Facts: In the evening of May 26, 1997, at the house of spouses, their neighbors converged. Among them were appellant and others. Idling by was Editha, 10 year old daughter of spouses Talan. A fluorescent lamp illuminated them as they partook beer. Thereafter, Editha entered the kitchen and took hold of a kerosene lamp. Jaime followed her and asked where she was going. Editha answered that she would look for appellant. Soon Editha left enroute to where appellant. Moments later, Roger arrived and informed them that Editha was missing. Roger asked the group to help look for her. The searchers found appellant squatting with his short pants. His hands and knees were covered with soil. Asked where Editha was, appellant replied: “I do not know, I did not do anything to her.” The searchers, thereafter, noticed disheveled grasses. Along the way, they saw a wide hole among the disheveled grass. They found the dead body of the victim. Mindful of appellant’s safety, Brgy. Captain Mendoza decided to bring appellant to the municipal building. On their way though, they met policemen on board a vehicle. He flagged them down and turned over the person of appellant, saying that he is the suspect in the disappearance of the little girl. The policemen together with appellant proceeded to where the people found Editha. One of the policemen shoved more soil aside. The lifeless Editha was completely naked when she was recovered. The cause of Editha’s death as revealed in the post-mortem examination showed “suffocation of the lungs as a result from powerful covering of the nose and mouth, associated with laceration of the vagina and raptured hymen. The trial court found the appelant guilty of homicide. Hence the appeal.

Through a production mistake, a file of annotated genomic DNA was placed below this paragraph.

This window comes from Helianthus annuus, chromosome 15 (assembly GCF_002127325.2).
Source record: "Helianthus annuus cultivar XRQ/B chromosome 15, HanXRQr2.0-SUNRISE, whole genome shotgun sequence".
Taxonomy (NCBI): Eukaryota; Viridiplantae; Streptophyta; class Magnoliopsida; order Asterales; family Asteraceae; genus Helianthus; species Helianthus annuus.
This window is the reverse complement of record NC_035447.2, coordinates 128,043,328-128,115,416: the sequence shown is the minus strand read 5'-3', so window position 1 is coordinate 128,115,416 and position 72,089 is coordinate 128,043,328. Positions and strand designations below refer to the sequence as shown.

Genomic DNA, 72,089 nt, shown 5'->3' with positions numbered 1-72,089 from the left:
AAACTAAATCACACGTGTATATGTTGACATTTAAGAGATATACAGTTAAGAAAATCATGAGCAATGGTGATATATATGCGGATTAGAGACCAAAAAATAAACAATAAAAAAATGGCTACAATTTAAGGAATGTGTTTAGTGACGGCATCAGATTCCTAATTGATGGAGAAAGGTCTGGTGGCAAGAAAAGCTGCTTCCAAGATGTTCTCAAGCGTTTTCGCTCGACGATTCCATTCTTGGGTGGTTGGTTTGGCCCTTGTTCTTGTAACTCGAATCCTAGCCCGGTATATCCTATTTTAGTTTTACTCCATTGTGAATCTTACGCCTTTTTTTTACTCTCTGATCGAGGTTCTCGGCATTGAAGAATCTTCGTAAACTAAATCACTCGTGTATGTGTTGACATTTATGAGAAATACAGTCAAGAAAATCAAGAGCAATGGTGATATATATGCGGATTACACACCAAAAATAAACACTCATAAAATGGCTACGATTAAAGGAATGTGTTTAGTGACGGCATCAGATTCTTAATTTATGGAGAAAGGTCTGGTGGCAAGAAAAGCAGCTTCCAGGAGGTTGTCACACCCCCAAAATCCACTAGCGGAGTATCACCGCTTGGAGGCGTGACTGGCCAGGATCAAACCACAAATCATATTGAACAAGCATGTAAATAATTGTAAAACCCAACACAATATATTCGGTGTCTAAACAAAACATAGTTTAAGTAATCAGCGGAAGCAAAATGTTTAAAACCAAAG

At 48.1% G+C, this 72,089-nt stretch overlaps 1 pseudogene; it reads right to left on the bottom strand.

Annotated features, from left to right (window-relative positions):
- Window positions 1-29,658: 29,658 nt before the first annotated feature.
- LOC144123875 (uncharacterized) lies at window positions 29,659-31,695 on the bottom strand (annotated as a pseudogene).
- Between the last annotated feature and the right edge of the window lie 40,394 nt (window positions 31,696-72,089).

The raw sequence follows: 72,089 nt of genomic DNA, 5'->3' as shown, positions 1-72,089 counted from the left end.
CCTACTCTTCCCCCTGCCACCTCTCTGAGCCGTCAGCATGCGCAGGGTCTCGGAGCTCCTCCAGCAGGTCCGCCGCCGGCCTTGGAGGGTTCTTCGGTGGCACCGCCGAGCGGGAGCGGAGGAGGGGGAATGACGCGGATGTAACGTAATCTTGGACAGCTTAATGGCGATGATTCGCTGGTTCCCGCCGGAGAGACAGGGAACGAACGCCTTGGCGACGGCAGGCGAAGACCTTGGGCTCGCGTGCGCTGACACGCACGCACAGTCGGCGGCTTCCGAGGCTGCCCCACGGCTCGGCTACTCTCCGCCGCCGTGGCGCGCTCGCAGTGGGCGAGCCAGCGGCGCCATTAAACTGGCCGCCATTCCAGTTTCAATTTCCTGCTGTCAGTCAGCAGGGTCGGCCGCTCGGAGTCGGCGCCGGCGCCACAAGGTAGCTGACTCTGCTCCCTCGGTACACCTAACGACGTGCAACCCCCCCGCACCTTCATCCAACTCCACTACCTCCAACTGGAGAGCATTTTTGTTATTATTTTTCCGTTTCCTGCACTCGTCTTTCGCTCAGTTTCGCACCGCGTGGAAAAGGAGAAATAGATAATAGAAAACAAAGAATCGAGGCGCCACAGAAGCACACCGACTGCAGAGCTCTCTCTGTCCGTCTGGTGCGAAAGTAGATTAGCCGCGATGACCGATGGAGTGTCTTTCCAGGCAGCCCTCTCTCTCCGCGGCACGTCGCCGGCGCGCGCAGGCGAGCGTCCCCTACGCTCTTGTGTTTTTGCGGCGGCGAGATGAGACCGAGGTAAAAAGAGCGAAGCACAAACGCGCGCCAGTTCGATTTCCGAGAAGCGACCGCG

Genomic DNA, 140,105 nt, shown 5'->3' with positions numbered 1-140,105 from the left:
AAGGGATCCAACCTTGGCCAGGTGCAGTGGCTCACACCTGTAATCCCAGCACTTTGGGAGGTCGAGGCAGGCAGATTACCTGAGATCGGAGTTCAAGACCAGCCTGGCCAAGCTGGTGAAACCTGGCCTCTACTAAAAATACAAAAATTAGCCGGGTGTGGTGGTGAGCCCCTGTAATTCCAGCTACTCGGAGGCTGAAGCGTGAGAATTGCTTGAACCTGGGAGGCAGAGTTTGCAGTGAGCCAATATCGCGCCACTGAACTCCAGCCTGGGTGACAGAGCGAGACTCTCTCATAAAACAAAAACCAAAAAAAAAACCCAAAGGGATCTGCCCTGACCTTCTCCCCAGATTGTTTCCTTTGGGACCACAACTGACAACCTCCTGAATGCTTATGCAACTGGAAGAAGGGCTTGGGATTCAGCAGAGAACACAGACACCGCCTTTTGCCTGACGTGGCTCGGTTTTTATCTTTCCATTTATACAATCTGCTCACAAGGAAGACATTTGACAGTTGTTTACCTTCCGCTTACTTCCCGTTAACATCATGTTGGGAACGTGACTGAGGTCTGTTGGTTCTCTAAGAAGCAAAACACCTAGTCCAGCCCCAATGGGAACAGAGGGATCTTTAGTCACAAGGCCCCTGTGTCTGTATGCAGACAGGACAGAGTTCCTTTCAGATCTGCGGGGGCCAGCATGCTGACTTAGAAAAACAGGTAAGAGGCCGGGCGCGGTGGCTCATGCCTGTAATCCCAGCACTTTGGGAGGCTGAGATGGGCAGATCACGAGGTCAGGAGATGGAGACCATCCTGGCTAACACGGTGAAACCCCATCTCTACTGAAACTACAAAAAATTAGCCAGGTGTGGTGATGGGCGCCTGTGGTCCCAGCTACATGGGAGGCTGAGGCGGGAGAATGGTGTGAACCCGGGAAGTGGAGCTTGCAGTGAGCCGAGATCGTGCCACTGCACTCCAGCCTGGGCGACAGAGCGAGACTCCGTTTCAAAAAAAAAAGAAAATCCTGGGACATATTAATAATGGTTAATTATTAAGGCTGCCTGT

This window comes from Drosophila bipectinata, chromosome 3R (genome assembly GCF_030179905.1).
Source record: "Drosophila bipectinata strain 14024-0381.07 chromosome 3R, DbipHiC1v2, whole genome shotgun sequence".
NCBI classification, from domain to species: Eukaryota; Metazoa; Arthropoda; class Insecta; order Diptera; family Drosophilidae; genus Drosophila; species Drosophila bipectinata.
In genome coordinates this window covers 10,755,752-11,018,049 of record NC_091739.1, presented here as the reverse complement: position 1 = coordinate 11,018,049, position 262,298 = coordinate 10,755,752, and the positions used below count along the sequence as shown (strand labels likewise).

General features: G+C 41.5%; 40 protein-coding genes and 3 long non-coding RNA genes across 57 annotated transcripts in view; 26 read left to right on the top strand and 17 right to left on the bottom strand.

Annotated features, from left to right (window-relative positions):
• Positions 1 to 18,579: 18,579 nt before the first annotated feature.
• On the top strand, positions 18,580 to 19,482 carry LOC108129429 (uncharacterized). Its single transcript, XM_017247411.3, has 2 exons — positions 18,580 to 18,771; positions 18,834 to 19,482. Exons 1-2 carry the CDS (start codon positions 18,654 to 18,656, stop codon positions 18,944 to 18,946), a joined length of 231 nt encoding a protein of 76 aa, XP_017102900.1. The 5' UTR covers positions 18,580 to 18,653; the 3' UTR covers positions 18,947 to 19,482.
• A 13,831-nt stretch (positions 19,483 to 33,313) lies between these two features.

Issue: Whether the photographs taken of the accused immediately after the incident is inadmissible as evidence in court on the ground that “the same were taken while the accused was already under the mercy of the police.” and the taking of pictures of an accused even without the assistance of counsel is a violation of his constitutional right against self-incrimination.
Held: No, The taking of pictures of an accused even without the assistance of counsel, being a purely mechanical act, is not a violation of his constitutional right against self-incrimination. The constitutional right of an accused against self-incrimination proscribes the use of physical or moral compulsion to extort communications from the accused and not the inclusion of his body in evidence when it may be material. Purely mechanical acts are not included in the prohibition as the accused does not thereby speak his guilt, hence the assistance and guiding hand of counsel is not required. The essence of the right against self-incrimination is testimonial compulsion, that is, the giving of evidence against himself through a testimonial act. Hence, it has been held that a woman charged with adultery may be compelled to submit to physical examination to determine her pregnancy; and an accused may be compelled to submit to physical examination and to have a substance taken from his body for medical determination as to whether he was suffering from gonorrhea which was contracted by his victim; to expel morphine from his mouth; to have the outline of his foot traced to determine its identity with bloody footprints; and to be photographed or measured, or his garments or shoes removed or replaced, or to move his body to enable the foregoing things to be done.